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CSDDD: Back to the drawing board after EU Council rejects draft

"There is still time for member states to get their act together and to stop blocking this law. But that time is rapidly running out."
Melodie Michel
CSDDD: Back to the drawing board after EU Council rejects draft
Photo by Steve Johnson on Unsplash

The Belgian Presidency of the European Council failed to garner enough support to pass the Corporate Sustainability Due Diligence Directive (CSDDD) this Wednesday. EU legislators now have a small window of time to agree on a new draft if they are to get the law over the line before June’s parliamentary elections.

“What happened today is very concerning,” said EU Parliament Rapporteur Lara Wolters. “The failure of member states to approve this agreement is an outrage to me. This law should be a global landmark to hold companies to account and incentivise responsible business conduct, and companies are already preparing to implement it. Now every effort has been made to reach a majority and there is significant public pressure from business and civil society to do so. Instead member states are listening to a minority of extreme business voices who have so far rejected every proposal and continue to do so.”

‘Where is the accountability?’

The vote to pass the EU’s flagship supply chain due diligence regulation took place on February 28 after being postponed earlier this month due to several countries withdrawing their support. After the draft was rejected, the Belgian presidency deplored the fact that “the necessary support wasn’t found”. 

“We now have to consider the state of play and will see if it’s possible to address the concerns put forward by member states, in consultation with the European Parliament,” the presidency added.

Many NGOs and business groups back the CSDDD, and the member states that are now rejecting it were actively involved in getting to an agreement on the draft – but in recent weeks corporate associations have pressured the governments of Germany, Italy and France to vote against the law. 

France reportedly asked the EU Council to reduce the scope of the CSDDD from companies with 500 employees to those with 5,000 employees or more – a twist that caused observers like Richard Gardiner, Head of Eu Public Policy and the World Benchmarking Alliance to denounce the “absurdity of the EU legislative format” “Where is the accountability for such last minute and disruptive proposals? How can such a big proposal possibly be discussed at this late stage?” he asked his Linkedin followers.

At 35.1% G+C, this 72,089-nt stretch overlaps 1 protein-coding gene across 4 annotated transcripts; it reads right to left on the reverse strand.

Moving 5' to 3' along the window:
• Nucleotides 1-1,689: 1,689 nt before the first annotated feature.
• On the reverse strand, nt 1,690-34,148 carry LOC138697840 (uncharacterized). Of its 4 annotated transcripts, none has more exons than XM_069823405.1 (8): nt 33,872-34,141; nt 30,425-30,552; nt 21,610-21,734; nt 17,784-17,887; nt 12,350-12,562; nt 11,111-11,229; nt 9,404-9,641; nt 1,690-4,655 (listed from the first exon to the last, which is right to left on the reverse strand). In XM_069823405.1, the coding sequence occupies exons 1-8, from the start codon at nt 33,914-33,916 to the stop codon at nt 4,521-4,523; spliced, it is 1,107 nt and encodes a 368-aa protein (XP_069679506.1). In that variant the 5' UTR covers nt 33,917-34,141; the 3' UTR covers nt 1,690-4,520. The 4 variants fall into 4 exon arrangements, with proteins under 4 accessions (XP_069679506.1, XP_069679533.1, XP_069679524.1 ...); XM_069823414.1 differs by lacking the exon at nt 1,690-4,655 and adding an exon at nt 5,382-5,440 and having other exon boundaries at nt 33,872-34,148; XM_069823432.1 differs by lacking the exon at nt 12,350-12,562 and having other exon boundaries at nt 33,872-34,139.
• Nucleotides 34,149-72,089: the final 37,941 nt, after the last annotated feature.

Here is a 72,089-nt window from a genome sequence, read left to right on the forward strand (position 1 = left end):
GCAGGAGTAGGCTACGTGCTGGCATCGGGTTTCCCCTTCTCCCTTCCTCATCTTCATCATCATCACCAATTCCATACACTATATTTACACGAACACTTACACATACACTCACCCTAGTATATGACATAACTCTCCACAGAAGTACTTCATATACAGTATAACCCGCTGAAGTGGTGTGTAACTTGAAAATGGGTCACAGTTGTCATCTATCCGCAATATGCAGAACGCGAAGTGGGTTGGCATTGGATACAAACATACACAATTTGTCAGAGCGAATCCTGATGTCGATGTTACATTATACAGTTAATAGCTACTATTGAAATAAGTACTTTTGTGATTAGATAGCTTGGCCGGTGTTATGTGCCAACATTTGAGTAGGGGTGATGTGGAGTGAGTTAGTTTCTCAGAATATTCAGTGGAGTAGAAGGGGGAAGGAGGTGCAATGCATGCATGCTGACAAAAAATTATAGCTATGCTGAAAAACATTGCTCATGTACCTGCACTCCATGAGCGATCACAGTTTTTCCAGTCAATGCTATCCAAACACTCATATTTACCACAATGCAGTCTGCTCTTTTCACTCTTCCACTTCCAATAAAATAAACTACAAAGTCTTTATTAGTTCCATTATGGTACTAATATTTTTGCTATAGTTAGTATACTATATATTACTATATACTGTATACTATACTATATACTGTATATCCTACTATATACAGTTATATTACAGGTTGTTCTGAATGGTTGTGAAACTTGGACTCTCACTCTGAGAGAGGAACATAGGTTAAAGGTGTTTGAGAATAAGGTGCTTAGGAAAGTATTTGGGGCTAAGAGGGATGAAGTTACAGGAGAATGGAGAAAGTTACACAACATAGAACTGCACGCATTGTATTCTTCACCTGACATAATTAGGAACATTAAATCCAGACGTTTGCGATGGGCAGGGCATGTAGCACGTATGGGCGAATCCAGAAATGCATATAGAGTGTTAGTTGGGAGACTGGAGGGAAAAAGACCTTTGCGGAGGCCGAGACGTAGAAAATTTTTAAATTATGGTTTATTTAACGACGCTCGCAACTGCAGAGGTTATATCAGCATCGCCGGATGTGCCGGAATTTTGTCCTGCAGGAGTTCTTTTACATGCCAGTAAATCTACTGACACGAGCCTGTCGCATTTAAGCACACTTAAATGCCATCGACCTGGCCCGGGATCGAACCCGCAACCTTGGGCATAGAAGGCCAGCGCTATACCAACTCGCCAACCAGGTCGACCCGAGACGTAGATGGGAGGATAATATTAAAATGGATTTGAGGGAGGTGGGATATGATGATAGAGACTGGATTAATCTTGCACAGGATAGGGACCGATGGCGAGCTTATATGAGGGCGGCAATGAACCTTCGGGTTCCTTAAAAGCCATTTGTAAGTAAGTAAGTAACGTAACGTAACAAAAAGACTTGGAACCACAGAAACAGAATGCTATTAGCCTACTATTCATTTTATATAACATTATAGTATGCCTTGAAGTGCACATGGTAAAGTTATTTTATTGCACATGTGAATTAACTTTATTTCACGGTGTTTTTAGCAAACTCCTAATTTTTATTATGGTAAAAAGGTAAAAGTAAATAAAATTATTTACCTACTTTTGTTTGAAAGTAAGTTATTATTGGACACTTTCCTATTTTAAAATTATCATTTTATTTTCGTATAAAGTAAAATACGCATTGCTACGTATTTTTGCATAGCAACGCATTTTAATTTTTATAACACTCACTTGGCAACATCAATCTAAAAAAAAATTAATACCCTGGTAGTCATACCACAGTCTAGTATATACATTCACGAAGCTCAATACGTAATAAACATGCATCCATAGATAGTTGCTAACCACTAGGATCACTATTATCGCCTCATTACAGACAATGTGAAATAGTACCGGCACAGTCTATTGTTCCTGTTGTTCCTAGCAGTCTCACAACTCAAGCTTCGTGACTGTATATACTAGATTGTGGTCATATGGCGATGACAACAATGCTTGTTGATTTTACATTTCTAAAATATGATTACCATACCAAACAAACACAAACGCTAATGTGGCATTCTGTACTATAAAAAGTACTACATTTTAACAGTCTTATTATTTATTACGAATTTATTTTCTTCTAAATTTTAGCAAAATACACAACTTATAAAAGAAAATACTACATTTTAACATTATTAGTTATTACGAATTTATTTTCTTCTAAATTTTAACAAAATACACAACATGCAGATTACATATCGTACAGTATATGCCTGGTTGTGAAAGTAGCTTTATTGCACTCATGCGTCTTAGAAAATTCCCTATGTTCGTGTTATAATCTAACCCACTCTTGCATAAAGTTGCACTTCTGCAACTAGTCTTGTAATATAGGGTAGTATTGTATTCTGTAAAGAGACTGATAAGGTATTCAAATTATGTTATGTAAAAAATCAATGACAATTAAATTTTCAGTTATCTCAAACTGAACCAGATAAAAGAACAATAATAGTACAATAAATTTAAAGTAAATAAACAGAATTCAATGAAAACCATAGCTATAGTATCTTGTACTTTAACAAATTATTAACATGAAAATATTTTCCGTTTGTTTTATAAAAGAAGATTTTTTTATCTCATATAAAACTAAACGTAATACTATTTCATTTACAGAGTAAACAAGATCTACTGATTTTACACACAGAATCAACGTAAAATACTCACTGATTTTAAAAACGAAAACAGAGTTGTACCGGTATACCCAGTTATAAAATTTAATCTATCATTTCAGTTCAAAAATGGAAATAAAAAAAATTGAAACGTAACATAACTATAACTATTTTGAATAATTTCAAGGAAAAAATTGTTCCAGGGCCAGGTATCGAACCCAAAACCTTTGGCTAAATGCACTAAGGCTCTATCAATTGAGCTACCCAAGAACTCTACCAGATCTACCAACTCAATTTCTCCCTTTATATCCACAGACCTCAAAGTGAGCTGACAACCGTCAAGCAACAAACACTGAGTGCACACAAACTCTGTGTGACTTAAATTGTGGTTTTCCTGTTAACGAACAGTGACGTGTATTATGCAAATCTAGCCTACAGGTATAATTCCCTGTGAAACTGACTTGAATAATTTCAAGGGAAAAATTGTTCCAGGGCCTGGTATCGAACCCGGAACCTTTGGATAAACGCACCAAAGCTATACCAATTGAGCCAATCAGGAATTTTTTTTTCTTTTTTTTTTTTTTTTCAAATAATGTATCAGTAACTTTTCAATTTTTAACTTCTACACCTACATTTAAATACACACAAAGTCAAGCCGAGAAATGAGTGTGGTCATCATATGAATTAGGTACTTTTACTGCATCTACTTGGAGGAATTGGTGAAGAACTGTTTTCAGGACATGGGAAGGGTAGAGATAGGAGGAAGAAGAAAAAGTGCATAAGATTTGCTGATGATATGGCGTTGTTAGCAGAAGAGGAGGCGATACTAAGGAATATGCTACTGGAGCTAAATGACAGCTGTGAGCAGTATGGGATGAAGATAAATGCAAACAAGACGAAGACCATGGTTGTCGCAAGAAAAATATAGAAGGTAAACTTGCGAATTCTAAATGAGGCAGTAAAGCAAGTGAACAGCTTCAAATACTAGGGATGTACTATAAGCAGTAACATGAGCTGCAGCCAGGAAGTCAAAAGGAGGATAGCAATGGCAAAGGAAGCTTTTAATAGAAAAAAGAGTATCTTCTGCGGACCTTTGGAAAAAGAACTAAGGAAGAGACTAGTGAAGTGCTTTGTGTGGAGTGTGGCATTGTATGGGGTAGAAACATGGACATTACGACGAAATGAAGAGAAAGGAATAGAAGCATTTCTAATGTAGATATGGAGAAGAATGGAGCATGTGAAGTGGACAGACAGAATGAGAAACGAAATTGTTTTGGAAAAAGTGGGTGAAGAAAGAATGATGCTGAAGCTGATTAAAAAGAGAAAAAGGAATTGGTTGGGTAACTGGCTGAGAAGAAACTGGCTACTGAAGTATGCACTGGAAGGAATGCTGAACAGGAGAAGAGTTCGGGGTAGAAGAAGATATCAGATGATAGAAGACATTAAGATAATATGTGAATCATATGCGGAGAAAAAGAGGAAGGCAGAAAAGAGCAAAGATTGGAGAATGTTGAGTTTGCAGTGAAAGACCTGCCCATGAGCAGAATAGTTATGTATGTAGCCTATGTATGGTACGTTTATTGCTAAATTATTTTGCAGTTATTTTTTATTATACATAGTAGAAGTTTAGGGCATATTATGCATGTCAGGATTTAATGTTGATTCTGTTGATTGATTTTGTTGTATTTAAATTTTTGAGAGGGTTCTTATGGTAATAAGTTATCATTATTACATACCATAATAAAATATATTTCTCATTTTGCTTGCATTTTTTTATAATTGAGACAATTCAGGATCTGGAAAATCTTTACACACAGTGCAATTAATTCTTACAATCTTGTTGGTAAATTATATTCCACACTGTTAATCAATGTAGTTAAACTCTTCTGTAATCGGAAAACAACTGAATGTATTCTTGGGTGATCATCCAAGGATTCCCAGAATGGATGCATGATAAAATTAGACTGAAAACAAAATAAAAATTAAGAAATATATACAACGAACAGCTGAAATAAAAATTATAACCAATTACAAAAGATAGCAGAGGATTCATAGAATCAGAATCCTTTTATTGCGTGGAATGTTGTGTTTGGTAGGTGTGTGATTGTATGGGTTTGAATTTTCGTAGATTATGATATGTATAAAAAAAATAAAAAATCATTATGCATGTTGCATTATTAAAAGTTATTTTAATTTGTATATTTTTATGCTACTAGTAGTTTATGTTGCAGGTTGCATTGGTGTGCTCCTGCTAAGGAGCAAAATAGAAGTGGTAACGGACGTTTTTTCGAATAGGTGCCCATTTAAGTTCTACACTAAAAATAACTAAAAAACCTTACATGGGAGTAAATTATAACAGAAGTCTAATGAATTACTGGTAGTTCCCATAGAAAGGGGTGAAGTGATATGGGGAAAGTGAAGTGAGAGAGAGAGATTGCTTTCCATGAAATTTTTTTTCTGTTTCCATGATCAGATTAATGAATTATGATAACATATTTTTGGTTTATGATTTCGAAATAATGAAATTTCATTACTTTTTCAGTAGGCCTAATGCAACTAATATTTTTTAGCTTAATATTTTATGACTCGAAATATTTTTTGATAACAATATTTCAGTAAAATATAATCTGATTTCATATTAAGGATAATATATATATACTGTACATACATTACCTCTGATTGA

What next for CSDDD?

Now that the draft agreed on last December has been rejected, the European Council and Parliament will need to negotiate another text, which then has to be approved by both entities to be ratified. All this needs to happen by the end of April, when the EU Parliament will hold its last plenary session before the June elections.

“As the European elections approach, there is still time for member states to get their act together and to stop blocking this law. But that time is rapidly running out. The time for political posturing is over. Now it's time to get serious about delivering for citizens and I look forward to hearing more from the Council today about how they plan to address the issue at hand,” said Parliament Rapporteur Wolters.

If member states fail to reach an agreement, it’s likely that the CSDDD project will be tabled, and each country will continue to work on its own supply chain due diligence legislation. “Fall of the directive would lead to a fragmented internal market and a patchwork of national legislation on responsible business conduct. The lack of an EU-level law would be a slap in the face to thousands of companies that already have in place due diligence processes in line with international standards and expect a level playing field,” warned Finnish MEP Heidi Hautala. 

Read also: What would a failed CSDDD mean for businesses?

Several NGOs including WWF and the Environmental Justice Foundation lamented the outcome of today’s vote, while Gabrielle Holly, Chief Advisor of the Danish Institute for Human Rights called on European legislators to come to an agreement and ensure that the initiative does not fail. “This is a once in a generation law which will harmonise efforts to secure a future where businesses play their part in addressing the urgent human rights and environmental challenges we face globally,” she added.